The Last Paradiso (L’ultimo paradiso) is a drama movie directed by Rocco Ricciardulli and stars Riccardo Scamarcio, Gaia Bermani Amaral, Valentina Cervi and Antonio Gerardi in lead roles.
What do you do when the character that you’re forced to follow for half of a movie’s runtime is a total a-hole? Do you tear your hair out and run away? Or do you rage and sit there watching how the melodramatic mess plays out? For those of you watching this one for the entertainment factor, you can choose to do the former. But for me, I had to endure The Last Paradiso from top to bottom, and it’s a voyage I wish I hadn’t ventured on.
The Last Paradiso is a melodrama – it’s mostly kind of like watching those soaps on TV when we were younger (or still now, whatever rocks your boat). The movie is a testament of toxic masculinity, brazen manipulation and a lead character who thinks he’s some next-level Shakespearean hero or something but is no such thing.
Ciccio thinks of himself as high and mighty, and for some reason so down the town. He’s the saviour of the village-folk – simple people who give in to the evils around them and toil forever. But not Ciccio. He’s the blue-eyed boy with the devil-may-care attitude who stands up to the bad guys and tries to rile people up. He is bored with his life here and wants to join the big leagues in the city eventually.
He seems decent enough till now, I suppose. Oh but wait till you know this – Ciccio has a wife and child. He also has multiple lovers. Right now its Bianca, the daughter of Cumpa Schettino, the bad guy (who is a paedophilic rapist, might I add). So, married man Ciccio has picnics and impromptu dates at night in the barn (yep, that) with his lover, all the while his wife toils at home and takes care of their son. When questioned, Ciccio just runs away or, get this, tells Lucia: “For you, it’s sin. For me, it’s not.” The perfect husband right there, folks.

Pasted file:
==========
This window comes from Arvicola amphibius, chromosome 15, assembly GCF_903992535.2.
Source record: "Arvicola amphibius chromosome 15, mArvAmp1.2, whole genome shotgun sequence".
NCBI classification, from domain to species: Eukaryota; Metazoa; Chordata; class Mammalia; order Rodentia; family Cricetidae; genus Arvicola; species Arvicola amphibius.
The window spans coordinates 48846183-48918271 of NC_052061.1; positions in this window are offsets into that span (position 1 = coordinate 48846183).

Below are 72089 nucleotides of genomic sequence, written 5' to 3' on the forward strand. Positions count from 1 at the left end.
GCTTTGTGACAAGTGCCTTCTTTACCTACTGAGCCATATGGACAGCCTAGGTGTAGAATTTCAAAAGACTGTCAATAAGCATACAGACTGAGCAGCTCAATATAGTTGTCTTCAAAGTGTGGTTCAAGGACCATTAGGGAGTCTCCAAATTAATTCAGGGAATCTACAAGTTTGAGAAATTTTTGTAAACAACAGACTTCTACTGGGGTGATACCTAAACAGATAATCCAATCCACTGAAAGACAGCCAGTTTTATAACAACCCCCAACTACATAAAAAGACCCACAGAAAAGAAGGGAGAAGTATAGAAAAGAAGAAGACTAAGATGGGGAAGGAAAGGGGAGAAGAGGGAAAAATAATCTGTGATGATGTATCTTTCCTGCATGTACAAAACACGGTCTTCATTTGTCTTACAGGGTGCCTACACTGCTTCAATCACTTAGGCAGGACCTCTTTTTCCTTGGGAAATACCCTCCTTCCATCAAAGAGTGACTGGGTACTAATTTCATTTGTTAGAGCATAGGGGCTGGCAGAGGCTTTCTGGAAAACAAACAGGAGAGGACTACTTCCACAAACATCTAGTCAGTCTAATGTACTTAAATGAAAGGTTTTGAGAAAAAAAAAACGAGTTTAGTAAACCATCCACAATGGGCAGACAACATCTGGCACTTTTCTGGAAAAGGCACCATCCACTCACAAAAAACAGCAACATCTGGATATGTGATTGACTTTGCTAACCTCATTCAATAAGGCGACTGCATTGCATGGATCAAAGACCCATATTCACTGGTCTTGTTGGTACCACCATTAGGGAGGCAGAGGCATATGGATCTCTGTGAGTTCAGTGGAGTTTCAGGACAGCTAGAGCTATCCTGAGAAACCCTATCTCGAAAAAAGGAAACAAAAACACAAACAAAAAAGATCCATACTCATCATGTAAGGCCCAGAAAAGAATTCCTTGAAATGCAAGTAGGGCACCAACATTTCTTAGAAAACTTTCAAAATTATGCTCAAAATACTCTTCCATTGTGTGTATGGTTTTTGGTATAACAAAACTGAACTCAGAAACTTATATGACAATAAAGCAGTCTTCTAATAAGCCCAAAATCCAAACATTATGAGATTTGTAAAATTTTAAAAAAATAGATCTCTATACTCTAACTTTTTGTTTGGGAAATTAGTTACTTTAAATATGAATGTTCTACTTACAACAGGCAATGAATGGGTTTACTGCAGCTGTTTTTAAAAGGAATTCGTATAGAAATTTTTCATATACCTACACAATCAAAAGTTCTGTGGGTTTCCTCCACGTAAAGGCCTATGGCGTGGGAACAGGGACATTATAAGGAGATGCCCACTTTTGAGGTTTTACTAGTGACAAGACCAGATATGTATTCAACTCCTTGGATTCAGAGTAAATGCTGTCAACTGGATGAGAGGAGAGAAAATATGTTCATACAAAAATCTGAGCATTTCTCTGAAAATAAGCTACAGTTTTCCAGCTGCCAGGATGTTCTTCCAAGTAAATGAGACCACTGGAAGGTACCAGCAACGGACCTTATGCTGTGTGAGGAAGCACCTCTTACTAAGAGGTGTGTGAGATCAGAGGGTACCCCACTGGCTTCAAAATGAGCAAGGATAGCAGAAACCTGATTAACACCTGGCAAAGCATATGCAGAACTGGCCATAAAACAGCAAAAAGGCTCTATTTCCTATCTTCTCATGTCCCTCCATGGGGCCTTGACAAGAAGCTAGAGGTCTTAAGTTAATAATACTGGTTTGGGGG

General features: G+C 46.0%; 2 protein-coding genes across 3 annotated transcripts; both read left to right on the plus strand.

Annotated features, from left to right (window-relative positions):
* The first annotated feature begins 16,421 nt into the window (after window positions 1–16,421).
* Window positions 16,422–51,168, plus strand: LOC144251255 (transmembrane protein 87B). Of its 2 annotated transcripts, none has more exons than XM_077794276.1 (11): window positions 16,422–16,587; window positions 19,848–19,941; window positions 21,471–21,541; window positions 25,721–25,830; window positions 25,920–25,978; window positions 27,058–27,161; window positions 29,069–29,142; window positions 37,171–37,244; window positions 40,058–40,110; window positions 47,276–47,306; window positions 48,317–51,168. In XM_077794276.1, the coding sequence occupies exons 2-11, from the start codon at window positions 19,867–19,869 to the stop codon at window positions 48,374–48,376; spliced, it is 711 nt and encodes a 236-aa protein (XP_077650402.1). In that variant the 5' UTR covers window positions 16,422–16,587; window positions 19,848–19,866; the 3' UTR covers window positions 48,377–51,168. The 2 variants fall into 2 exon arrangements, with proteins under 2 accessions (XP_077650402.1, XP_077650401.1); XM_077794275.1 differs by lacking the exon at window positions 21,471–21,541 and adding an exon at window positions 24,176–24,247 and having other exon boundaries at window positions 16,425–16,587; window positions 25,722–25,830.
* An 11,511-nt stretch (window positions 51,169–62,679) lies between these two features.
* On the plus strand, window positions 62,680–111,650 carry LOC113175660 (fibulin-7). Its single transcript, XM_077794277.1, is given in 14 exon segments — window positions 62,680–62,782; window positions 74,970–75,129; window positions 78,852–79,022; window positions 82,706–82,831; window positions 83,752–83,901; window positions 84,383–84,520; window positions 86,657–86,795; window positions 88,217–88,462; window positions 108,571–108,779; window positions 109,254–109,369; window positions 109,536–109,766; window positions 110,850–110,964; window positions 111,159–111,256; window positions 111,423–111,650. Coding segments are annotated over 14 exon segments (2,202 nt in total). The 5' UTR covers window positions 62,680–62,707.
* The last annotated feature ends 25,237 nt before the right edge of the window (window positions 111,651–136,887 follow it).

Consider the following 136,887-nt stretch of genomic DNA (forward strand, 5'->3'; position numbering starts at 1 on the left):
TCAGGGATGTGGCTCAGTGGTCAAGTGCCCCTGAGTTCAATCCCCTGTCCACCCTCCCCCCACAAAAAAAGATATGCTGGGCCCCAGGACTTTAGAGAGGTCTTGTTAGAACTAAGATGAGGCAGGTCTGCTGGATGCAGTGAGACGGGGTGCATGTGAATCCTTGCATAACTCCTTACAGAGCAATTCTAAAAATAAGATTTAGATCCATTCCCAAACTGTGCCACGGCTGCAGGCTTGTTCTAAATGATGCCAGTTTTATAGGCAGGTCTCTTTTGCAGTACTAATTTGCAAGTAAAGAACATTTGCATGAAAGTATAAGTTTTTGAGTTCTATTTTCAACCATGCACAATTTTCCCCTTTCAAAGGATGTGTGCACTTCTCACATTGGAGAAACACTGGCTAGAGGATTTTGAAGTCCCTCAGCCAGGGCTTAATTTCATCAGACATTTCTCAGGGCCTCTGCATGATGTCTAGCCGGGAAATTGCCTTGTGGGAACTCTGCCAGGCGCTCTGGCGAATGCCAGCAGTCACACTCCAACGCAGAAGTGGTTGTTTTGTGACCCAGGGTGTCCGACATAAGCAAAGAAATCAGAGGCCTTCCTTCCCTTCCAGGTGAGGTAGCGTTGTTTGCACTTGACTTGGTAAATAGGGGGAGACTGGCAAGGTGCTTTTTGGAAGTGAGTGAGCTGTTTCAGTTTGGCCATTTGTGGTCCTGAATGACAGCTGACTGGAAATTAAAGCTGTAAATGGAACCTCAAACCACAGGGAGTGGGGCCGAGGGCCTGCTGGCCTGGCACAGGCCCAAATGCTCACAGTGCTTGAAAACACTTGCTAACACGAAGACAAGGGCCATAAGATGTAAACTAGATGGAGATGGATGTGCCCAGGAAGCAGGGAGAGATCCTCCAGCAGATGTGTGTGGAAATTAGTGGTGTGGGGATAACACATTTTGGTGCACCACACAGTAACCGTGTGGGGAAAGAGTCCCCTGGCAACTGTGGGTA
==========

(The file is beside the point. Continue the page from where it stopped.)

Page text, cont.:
Now, after all this, the inevitable happens, and in comes another character who singlehandedly takes down the little bit of energy that this boring and headache-inducing movie brought our way. There’s a moustache, lots of frowns and a few twists and turns which don’t surprise anyone. What we, the audience, however, are left with are confusion and a bitter taste in the mouth.
So, listen, The Last Paradiso has the dullest characters I have seen in cinema in a while. I am all for melodrama, but it does not just consist of showing bare boobs and very awkward sex on-screen. if anything, that makes it worse. The characters and their “actions” are just so awkward to look at because they themselves don’t seem to be into the whole deal. In the second half, it’s just plain boring. Honestly, there’s no other way to put it.
I liked the cinematography, however. The Last Paradiso looks pretty and so do the people – props to the costume department for that. The actors do an okay-ish job. Maybe a bit more chemistry wouldn’t have made the intimate scenes as awkward. I think I liked Valentina Cervi the most, or maybe I just felt bad for her. Riccardo Scamarcio as Ciccio is fine but as his heavily-moustached counterpart is… well, meh.
Summing Up: The Last Paradiso
The Last Paradiso provides no relief when it comes to characters or storyline. The pacing is pretty off sometimes and is boring all the time. You will hate the protagonist right off the bat because of how virtuous he makes himself out to be, although he’s just another cheating a-hole. How the creators thought that we’d feel any sense of sadness or regret at how his story plays out is beyond me.
The Last Paradiso is streaming on Netflix.
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